Training your hamstrings


ive decided to finish my leg workouts with 2 hamstring dominant exercises to address the balance between quads and hamm’s. The leg extension at my gym doesnt allow for the reverse leg press.
What exercises should i include to get stronger hamm’s?
What have you guys had success with???


Learn how to deadlift properly. Start with the bar, and learn to pull the bar properly.

Hypers and reverse hypers are pretty easy to do.

To add to this question as I have this same problem to address which with weights I have been doing so via deadlifts, good mornings, cable kickbacks and GHRs on an improvised machine. Does sprinting if you are already quad dominant contribute to the hamstring development or will the technique (lower hips) due to quad strength just lead to strength gained in the wrong places?

I cut squats out as it seemed to be hitting my quads and glutes more. I seem to have large glutes and fairly big quads, but in comparison not very much hamstring mass.

You may be doing too much. Deadlifts, good mornings, kickbacks, are alot of work. No need for that much loading to stimulate hamstring development. Hamstring mass may not be a good indicator for Q/H balance.

Not all on the same day. Deadlifting only once a week, with GHR as a supplemental exercise. Good mornings twice a week with kickbacks as a supplemental movement.

What is a better test of Q/H strength ratio? People speak of leg extension vs. ham curls, but that seems a little irrelevant to sprinting strength in the hamstrings?

As I said before, I find my hips coming too low, despite having reasonable strength in the squat and deadlift. (Maxes are 140kg and 160kg respectively, I weight 74-75kg.)

To keep my hamstrings singing sweetly I tend to do: Deadlifts,Hamstring Curls,Henks,Hamstring bridges,Reverse Hypers and maybe Goodmornings.

Regular massage and hip mobility and specific glute work help the hams also.

Train movements not muscles

Question about Hamstring Curls,
my old fysio told me that hamstring curls are “bad” for your hamstrings… He said this because he thinks that it is not a natural movement when you perform the excercise…
He told me that deadlifts and goodmornings are good things to do…

Any thoughts?

*btw… when doing weights, i do hamstring curls… But i’m used to do it like this…
Pull it up with 2 legs (bit fast) and down with 1 one leg (slow)… Since i started with this i’ve never had any troubles, but i’m taking good care of my back now also…

Yepp right, in the real life the hamstring m. never works without the gluts. So forget about the curl and start doing glute ham raises.

What if the hamstrings are weak in comparison to the glutes? Would curls be an appropriate means of correcting a strength imbalance?

I think even movements like a leg curl can have their place in a training program. Just be sure to stay to the side of hip dominant movements as the hamstrings primary role in the sprint are to extend the hip, then flex the knee.

I throw in leg curls every so often if I feel the need for some extra hamstring work, but they definitely are not the mainstay of my posterior chain work. Squatting (below parallel) and variations, deadlifts and variations, and olympic lifts all work the hamstrings very hard.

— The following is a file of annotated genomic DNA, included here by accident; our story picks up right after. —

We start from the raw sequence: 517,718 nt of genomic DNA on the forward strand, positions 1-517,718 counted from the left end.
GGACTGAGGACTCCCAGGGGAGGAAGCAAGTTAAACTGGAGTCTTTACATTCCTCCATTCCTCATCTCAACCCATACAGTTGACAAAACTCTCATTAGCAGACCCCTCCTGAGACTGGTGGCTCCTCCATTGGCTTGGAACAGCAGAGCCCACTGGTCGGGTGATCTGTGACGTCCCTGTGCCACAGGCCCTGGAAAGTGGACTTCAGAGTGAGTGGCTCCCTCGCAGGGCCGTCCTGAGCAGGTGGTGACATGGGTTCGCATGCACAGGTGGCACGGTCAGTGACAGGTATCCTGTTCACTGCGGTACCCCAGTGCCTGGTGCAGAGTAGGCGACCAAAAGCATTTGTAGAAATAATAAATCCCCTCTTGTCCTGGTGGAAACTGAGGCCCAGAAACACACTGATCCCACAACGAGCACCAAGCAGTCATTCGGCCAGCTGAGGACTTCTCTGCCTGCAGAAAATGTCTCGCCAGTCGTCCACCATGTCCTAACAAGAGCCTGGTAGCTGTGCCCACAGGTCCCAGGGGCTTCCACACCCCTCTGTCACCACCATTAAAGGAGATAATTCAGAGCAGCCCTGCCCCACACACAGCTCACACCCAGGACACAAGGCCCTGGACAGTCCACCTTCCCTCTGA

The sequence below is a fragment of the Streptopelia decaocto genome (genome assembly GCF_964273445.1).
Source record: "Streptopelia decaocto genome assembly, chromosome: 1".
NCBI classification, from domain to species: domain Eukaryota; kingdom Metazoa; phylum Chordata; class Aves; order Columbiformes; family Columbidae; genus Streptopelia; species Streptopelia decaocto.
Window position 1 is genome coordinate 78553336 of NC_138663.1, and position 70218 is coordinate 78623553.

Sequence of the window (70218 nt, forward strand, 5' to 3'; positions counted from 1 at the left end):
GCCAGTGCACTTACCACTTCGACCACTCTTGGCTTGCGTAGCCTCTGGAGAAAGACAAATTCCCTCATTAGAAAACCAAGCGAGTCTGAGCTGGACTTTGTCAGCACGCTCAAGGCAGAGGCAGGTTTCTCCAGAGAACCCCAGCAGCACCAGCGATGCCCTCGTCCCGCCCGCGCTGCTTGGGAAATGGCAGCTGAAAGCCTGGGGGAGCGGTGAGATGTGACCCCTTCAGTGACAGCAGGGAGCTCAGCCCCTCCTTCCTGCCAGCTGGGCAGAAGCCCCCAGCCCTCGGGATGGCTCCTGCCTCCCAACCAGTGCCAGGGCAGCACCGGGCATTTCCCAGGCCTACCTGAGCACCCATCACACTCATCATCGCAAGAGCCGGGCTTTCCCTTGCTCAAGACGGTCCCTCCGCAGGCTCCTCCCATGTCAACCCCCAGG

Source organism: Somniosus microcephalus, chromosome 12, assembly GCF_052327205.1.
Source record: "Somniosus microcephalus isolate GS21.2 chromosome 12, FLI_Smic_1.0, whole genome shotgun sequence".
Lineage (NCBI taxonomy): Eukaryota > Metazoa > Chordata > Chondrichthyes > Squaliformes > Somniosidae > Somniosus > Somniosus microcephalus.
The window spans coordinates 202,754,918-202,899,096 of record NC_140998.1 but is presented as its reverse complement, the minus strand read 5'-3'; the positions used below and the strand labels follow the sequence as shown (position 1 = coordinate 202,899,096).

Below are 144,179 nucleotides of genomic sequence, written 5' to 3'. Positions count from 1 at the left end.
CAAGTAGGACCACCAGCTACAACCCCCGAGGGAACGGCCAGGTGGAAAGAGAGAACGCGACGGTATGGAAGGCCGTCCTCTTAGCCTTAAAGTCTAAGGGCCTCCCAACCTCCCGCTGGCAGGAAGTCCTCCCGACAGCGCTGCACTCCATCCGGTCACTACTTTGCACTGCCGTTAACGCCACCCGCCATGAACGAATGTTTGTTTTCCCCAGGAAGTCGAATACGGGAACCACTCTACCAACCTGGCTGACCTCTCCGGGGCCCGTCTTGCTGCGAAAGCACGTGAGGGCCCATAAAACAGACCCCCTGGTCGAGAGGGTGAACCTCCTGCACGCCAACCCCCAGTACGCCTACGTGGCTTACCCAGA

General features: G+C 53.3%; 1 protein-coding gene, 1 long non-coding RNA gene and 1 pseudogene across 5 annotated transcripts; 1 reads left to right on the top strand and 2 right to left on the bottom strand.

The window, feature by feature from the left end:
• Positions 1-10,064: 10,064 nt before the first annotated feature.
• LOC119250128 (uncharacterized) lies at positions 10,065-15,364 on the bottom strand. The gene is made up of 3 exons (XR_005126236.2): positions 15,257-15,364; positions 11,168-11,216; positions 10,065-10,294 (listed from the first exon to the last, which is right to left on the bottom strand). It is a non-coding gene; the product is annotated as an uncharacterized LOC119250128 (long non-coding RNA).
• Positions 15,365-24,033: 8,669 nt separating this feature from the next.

I’ve always thought that the “the ratio between quads & hams” is a crock of sh*t. That ratio is completely pointless.

Blinky, I tend to agree. If an athlete is squatting a lot of weight below parallel and has a lot agility then there’s no need to worry about ratios. It’s not like the hamstrings aren’t being used in quad dominant exercises anyways.

I’d concentrate on a lot of posterior chain work (squats as you’ve been doing, deadlifts, reverse hypers are very good), and if you want to work your hamstrings directly then leg curls are great. I think you’ll find though that compound movements take the cake in terms of strength - where as if you want hypertrophy then you’re going to be looking at more localized movements (such as hamstring curls) with high volume. I really, in all honesty, wouldn’t worry about it though. Work on bringing your compound max’s higher. You have a fair ammount of strength (good), but before you start addressing muscle imbalances you should build up more strength which will most likely fix the problem (if there even is one) over tiem.

or the squat is too high or the deadlift is too weak

or the squat is too high or the deadlift is too weak

As an aside, do you guys perform RDL’s like this? I was always taught to keep the knees a lot straighter.

I definitely keep the knees a lot straighter…
On the subject, I read that for hamstring hypertrophy you should hit higher reps on RDL’s and Dead lifts as the other muscles of the posterior chain are higher rep muscles. Whereas on a leg curl lower reps are required due to the characteristics of the hams individually…

the exercise linked it’s ok.

what UKcheetah reported has been sayd by CPoliquin, but i don’t agree at all.

maybe on the RDL you can use higher reps, but only sometimes, but that’s not useful use higher reps on the DL…

on the leg curl it could work

If I go high reps (8+) on RDLs my hamstrings will be sore for days. Not productive when training for speed. Maybe in a strength block or “off-season” where the focus is different. Leg curls though I can go high reps and not be very sore…

That’s just me though, I’m sure everyone is a bit different.

And I’ve never seen RDLs performed like that, twhite…